After years of being the muscle car sales leader, the Ford Mustang is seeing some serious competition. Last year, the Dodge Challenger beat it to the number-one sales spot in the U.S., the first time the sixth-generation Mustang has been toppled since 2014. While that may have been a supply chain-influenced fluke, looking forward, Dodge is hoping to continue the beatdown by being the first out of the gate with an all-electric muscle car in 2024. If you wouldn’t call the Mustang or an EV a “muscle car,” well, definitions change.
So what’s Ford’s response to all this? The automaker is currently working on a seventh-generation Mustang (internally named the S650), but until recently we haven’t had any concrete details on what the car will look like or what it’ll be packing under the hood. Will it go all-electric like its new crossover sibling? Will it keep a V8 as an option? Will it double down on old-school power before EVs take over?
According to photos released last month, it appears the new Mustang will be trying to appease all factions before it does anything too drastic. As Edmunds explained in January, spy photos of the car testing wrapped in camouflage show the basic design will likely see incremental change. “It maintains its classic long hood, short deck proportions and 2+2 layout,” the outlet wrote, though there may be “some new design elements that link it to the Mustang Mach-E electric SUV.”
Likewise, the internal combustion engine is staying put for now, as the exhaust setup on the camo car implies. What will likely come to pass sometime in the next generation is the first hybrid Mustang. Initially, reports came out that a hybrid would be added to the lineup after the S650 launched, but more recent info seems to suggest a hybrid will launch right out of the gate.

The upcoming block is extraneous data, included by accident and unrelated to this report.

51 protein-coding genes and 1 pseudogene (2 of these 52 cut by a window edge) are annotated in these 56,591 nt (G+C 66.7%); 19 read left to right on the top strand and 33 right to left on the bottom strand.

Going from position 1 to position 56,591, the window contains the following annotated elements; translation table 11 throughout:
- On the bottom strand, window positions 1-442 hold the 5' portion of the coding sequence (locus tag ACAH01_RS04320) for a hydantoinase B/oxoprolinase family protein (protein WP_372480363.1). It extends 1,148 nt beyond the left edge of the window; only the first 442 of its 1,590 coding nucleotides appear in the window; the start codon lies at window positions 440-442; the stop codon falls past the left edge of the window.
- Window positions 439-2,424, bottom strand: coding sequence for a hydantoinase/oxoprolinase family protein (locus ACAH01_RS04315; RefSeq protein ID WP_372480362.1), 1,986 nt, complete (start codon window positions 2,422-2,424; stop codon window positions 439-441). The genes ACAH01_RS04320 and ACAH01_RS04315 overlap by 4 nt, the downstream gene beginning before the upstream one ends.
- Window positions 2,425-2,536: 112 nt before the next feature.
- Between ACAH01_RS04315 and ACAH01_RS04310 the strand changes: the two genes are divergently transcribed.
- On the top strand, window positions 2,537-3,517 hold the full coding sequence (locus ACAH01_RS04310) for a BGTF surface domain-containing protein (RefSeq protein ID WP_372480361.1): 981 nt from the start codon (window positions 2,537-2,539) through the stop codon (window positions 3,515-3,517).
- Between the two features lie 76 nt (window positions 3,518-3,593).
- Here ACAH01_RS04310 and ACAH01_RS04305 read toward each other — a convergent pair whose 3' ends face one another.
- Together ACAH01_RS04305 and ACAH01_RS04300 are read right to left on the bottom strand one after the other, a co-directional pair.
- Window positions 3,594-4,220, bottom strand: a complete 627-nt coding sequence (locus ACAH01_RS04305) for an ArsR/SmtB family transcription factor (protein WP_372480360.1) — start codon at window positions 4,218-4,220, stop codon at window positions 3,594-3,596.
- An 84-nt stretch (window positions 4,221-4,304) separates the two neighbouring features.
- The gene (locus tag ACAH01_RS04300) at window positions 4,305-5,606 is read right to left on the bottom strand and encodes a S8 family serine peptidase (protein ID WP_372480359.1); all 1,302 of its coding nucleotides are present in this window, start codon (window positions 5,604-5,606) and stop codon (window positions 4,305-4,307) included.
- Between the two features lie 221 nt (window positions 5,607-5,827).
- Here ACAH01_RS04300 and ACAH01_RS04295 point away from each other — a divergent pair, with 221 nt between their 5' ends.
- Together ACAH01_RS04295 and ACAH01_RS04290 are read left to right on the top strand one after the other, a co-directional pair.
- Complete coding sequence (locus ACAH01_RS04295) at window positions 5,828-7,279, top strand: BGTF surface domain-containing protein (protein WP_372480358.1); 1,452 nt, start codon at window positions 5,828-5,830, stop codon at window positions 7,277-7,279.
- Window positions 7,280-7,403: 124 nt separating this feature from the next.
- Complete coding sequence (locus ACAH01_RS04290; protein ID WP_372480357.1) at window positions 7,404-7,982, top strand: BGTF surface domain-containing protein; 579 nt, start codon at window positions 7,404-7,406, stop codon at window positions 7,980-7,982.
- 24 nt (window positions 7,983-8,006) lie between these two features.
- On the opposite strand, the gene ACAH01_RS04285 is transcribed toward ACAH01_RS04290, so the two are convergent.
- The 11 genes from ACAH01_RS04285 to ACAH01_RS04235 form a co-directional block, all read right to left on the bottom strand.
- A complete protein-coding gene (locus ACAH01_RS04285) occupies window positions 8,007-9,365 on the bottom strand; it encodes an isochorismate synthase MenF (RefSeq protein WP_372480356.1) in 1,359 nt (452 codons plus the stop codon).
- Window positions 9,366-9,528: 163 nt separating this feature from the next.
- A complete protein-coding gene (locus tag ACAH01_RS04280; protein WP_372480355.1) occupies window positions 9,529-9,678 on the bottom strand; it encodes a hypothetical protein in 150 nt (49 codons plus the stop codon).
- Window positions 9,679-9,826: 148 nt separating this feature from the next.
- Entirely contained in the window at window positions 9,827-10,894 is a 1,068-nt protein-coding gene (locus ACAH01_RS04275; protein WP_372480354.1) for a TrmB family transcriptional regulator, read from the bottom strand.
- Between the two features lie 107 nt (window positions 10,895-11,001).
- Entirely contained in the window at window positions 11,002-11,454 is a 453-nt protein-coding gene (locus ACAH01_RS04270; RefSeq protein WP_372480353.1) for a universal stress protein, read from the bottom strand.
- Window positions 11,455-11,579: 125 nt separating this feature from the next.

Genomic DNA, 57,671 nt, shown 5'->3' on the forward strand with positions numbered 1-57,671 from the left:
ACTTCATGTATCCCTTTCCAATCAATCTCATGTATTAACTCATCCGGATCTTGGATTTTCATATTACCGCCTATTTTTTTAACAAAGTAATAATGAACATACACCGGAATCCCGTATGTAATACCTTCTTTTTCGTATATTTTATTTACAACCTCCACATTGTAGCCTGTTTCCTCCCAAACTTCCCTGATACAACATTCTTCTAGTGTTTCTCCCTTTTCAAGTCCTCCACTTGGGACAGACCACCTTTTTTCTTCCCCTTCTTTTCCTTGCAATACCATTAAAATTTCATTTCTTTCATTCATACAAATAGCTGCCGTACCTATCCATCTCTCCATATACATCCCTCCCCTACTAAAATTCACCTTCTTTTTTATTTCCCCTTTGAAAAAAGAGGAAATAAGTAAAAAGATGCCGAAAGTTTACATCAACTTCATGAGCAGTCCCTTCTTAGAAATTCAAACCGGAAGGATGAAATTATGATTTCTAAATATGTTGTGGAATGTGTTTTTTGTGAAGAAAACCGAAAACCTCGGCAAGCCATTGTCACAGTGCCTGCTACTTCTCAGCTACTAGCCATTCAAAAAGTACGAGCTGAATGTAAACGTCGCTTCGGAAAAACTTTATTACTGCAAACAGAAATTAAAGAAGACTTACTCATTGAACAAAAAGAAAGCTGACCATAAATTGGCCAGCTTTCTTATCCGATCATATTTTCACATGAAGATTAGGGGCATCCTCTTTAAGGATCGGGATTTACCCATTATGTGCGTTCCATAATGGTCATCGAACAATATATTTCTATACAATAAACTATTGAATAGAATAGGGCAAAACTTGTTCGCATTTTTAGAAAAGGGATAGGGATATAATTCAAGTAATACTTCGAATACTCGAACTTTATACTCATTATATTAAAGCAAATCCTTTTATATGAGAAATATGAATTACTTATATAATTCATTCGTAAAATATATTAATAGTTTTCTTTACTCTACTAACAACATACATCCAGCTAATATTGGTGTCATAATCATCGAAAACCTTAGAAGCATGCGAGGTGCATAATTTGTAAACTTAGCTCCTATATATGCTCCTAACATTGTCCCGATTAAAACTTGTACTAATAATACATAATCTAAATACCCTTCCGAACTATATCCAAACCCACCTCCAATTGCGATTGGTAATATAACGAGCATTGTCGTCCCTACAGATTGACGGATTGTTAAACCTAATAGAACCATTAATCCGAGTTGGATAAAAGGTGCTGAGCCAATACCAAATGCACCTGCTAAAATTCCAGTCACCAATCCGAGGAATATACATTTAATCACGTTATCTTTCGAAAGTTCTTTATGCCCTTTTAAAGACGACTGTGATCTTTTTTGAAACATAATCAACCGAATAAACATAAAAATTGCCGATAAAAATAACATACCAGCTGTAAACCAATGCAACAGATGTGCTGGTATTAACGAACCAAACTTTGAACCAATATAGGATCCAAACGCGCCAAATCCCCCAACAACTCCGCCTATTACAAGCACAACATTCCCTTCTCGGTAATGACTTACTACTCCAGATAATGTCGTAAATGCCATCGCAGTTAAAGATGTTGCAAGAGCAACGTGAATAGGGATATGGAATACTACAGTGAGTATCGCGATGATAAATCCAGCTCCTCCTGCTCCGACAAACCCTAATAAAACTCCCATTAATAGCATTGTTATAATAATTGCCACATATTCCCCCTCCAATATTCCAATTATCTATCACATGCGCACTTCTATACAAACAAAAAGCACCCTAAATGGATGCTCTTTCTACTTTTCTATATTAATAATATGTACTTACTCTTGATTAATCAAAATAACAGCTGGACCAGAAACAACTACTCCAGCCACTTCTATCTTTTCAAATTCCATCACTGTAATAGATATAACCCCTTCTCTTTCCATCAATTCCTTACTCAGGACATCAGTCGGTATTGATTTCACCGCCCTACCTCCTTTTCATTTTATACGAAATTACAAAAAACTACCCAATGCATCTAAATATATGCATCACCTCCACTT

None of these reports have been confirmed, but with Ford increasingly focused on electrification — so much so that the company is reportedly looking into spinning off its EV business to rake in some of that Tesla-level investment — a hybrid Mustang seems like a no-brainer, especially for the extra power it could offer (though they’ll have to balance out the extra weight).
The death of the gas Mustang is still far off. A year ago, one source reported that the Mustang would go all-electric in 2028, killing off the entire lineup of internal combustion engine models. But we’re just telling you that because it’s out there on the internet, not because we necessarily believe it. Yes, Ford is taking EV production seriously, but its reputation is built on historic (gas-powered) cars like the Mustang, so it has to tread lightly in the handling of those going into the future.
For now, expect the seventh-generation Mustang to be powerful and popular, with a side of electricity. According to Edmunds, the car will likely be unveiled in 2023, but we wouldn’t be surprised if it debuts later this year.
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